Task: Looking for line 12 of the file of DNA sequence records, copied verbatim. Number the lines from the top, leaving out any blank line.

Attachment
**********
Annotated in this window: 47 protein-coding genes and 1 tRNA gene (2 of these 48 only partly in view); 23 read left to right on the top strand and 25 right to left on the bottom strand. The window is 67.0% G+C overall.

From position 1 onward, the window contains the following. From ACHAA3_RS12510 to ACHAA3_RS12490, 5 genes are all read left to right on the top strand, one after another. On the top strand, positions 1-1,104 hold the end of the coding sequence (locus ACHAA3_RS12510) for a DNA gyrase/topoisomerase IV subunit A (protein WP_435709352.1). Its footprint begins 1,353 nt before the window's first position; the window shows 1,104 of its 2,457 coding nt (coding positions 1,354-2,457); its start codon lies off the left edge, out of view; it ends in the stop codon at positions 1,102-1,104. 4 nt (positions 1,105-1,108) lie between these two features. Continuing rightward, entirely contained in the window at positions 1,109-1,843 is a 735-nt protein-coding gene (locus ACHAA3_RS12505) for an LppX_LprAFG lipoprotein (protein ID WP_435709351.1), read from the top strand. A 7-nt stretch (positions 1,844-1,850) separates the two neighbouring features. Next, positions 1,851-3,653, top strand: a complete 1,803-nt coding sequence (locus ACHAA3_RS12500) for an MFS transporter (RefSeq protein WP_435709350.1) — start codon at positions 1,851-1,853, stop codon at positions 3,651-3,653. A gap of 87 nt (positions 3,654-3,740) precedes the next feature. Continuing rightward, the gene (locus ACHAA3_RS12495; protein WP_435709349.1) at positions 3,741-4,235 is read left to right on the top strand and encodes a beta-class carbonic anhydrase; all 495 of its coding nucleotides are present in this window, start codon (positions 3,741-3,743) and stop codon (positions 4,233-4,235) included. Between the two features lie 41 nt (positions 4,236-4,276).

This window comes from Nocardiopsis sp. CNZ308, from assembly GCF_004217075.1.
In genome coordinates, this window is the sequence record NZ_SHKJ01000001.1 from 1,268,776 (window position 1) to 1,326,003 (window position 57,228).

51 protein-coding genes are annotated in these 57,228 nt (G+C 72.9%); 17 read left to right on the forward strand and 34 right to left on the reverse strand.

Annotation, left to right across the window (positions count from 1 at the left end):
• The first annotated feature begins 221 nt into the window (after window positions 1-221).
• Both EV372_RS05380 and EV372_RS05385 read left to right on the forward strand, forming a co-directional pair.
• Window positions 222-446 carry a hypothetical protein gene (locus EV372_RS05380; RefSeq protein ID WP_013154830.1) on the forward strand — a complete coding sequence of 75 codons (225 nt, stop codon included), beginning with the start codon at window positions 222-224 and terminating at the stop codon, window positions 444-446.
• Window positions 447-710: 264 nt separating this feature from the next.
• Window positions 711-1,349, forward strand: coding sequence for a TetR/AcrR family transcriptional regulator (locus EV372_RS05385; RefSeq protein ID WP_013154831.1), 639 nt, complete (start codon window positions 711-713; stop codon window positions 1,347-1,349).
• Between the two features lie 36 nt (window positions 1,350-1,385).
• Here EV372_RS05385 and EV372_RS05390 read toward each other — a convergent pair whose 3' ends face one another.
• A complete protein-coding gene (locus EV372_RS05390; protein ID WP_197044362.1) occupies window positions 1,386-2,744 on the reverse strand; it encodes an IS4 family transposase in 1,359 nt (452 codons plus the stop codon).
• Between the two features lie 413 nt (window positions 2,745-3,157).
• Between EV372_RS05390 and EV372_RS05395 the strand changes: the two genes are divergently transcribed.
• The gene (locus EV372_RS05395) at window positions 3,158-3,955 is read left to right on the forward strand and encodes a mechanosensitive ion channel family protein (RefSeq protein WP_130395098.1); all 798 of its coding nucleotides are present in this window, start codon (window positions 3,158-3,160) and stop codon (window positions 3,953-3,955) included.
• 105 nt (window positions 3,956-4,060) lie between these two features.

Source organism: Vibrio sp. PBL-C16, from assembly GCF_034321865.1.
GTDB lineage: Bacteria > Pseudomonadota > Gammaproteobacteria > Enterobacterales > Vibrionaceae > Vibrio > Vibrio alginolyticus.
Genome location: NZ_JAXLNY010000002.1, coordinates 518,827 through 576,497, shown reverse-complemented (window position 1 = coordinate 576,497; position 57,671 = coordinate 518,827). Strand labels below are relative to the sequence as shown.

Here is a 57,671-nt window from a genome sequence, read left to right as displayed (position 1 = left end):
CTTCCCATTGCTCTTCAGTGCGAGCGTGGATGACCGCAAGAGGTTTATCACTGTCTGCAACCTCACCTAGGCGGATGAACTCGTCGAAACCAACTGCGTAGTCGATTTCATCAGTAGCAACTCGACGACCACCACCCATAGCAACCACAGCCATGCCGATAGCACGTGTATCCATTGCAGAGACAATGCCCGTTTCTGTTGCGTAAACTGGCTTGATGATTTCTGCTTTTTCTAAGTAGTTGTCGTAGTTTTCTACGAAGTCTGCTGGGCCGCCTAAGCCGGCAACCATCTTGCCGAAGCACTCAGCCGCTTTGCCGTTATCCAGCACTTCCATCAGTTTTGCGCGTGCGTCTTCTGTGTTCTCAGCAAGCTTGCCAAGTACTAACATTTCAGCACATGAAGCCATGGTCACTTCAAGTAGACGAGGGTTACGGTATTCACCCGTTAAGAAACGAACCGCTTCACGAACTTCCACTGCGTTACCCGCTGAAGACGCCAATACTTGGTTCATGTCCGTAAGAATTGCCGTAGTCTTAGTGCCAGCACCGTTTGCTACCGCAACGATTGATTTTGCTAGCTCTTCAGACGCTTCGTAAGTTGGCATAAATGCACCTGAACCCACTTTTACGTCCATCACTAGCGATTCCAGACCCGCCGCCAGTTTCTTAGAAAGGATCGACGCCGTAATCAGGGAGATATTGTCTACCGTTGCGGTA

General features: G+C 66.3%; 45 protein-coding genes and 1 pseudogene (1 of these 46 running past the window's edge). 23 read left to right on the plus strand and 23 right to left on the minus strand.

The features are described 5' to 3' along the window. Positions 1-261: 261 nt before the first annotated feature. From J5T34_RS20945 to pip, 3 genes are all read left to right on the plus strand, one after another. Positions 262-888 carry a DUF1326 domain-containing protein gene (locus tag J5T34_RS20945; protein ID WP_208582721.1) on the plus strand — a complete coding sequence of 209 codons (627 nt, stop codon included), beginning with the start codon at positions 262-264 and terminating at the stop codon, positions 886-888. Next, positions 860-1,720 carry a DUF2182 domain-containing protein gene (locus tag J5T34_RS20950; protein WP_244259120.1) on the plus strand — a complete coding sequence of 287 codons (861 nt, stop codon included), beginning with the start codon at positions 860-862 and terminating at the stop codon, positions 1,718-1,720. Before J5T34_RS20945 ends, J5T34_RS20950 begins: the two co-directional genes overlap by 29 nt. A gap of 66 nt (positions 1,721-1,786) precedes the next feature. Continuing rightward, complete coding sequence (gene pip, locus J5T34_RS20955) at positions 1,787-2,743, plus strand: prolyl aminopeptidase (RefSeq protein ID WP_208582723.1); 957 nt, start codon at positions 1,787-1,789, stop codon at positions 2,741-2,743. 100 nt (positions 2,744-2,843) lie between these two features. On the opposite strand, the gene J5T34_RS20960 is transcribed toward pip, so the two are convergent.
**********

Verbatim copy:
• Between the two features lie 36 nt (window positions 1,350-1,385).